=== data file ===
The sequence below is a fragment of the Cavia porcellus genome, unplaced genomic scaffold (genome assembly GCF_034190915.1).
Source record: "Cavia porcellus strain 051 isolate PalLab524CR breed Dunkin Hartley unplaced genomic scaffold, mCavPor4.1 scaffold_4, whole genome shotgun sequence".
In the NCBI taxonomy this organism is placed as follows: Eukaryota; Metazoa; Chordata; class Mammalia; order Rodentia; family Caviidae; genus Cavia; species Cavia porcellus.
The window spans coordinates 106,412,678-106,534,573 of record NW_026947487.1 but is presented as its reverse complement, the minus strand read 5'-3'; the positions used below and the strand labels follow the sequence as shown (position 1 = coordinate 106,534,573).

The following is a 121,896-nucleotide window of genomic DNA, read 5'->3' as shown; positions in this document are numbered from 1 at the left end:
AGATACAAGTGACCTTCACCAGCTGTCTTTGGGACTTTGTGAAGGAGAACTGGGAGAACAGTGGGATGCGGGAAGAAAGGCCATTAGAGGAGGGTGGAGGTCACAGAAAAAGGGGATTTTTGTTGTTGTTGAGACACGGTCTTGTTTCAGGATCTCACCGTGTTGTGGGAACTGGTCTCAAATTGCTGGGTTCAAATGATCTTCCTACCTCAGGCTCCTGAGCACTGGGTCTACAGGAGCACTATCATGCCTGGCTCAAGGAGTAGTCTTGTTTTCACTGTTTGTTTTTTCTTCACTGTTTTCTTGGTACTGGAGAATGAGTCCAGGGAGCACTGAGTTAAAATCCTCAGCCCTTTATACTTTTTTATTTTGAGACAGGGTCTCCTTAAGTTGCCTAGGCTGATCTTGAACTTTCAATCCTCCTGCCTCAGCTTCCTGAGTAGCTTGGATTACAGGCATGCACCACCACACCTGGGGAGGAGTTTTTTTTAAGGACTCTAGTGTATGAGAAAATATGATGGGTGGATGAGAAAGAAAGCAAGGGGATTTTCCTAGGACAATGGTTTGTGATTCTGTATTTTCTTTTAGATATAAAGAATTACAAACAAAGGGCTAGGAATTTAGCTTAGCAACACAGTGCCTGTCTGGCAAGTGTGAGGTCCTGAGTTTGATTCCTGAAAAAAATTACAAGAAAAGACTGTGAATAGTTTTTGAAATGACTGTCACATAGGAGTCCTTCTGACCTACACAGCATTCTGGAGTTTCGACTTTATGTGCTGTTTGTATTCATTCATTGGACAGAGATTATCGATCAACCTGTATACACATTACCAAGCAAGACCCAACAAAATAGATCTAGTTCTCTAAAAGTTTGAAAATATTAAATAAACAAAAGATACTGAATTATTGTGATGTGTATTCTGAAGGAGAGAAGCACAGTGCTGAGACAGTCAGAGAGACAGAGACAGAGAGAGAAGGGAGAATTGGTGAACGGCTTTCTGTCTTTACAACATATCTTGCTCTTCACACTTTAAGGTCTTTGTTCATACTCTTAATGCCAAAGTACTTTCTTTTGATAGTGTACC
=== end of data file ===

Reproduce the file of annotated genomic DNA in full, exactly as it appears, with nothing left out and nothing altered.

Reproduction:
The sequence below is a fragment of the Cavia porcellus genome, unplaced genomic scaffold (genome assembly GCF_034190915.1).
Source record: "Cavia porcellus strain 051 isolate PalLab524CR breed Dunkin Hartley unplaced genomic scaffold, mCavPor4.1 scaffold_4, whole genome shotgun sequence".
In the NCBI taxonomy this organism is placed as follows: Eukaryota; Metazoa; Chordata; class Mammalia; order Rodentia; family Caviidae; genus Cavia; species Cavia porcellus.
The window spans coordinates 106,412,678-106,534,573 of record NW_026947487.1 but is presented as its reverse complement, the minus strand read 5'-3'; the positions used below and the strand labels follow the sequence as shown (position 1 = coordinate 106,534,573).

The following is a 121,896-nucleotide window of genomic DNA, read 5'->3' as shown; positions in this document are numbered from 1 at the left end:
AGATACAAGTGACCTTCACCAGCTGTCTTTGGGACTTTGTGAAGGAGAACTGGGAGAACAGTGGGATGCGGGAAGAAAGGCCATTAGAGGAGGGTGGAGGTCACAGAAAAAGGGGATTTTTGTTGTTGTTGAGACACGGTCTTGTTTCAGGATCTCACCGTGTTGTGGGAACTGGTCTCAAATTGCTGGGTTCAAATGATCTTCCTACCTCAGGCTCCTGAGCACTGGGTCTACAGGAGCACTATCATGCCTGGCTCAAGGAGTAGTCTTGTTTTCACTGTTTGTTTTTTCTTCACTGTTTTCTTGGTACTGGAGAATGAGTCCAGGGAGCACTGAGTTAAAATCCTCAGCCCTTTATACTTTTTTATTTTGAGACAGGGTCTCCTTAAGTTGCCTAGGCTGATCTTGAACTTTCAATCCTCCTGCCTCAGCTTCCTGAGTAGCTTGGATTACAGGCATGCACCACCACACCTGGGGAGGAGTTTTTTTTAAGGACTCTAGTGTATGAGAAAATATGATGGGTGGATGAGAAAGAAAGCAAGGGGATTTTCCTAGGACAATGGTTTGTGATTCTGTATTTTCTTTTAGATATAAAGAATTACAAACAAAGGGCTAGGAATTTAGCTTAGCAACACAGTGCCTGTCTGGCAAGTGTGAGGTCCTGAGTTTGATTCCTGAAAAAAATTACAAGAAAAGACTGTGAATAGTTTTTGAAATGACTGTCACATAGGAGTCCTTCTGACCTACACAGCATTCTGGAGTTTCGACTTTATGTGCTGTTTGTATTCATTCATTGGACAGAGATTATCGATCAACCTGTATACACATTACCAAGCAAGACCCAACAAAATAGATCTAGTTCTCTAAAAGTTTGAAAATATTAAATAAACAAAAGATACTGAATTATTGTGATGTGTATTCTGAAGGAGAGAAGCACAGTGCTGAGACAGTCAGAGAGACAGAGACAGAGAGAGAAGGGAGAATTGGTGAACGGCTTTCTGTCTTTACAACATATCTTGCTCTTCACACTTTAAGGTCTTTGTTCATACTCTTAATGCCAAAGTACTTTCTTTTGATAGTGTACC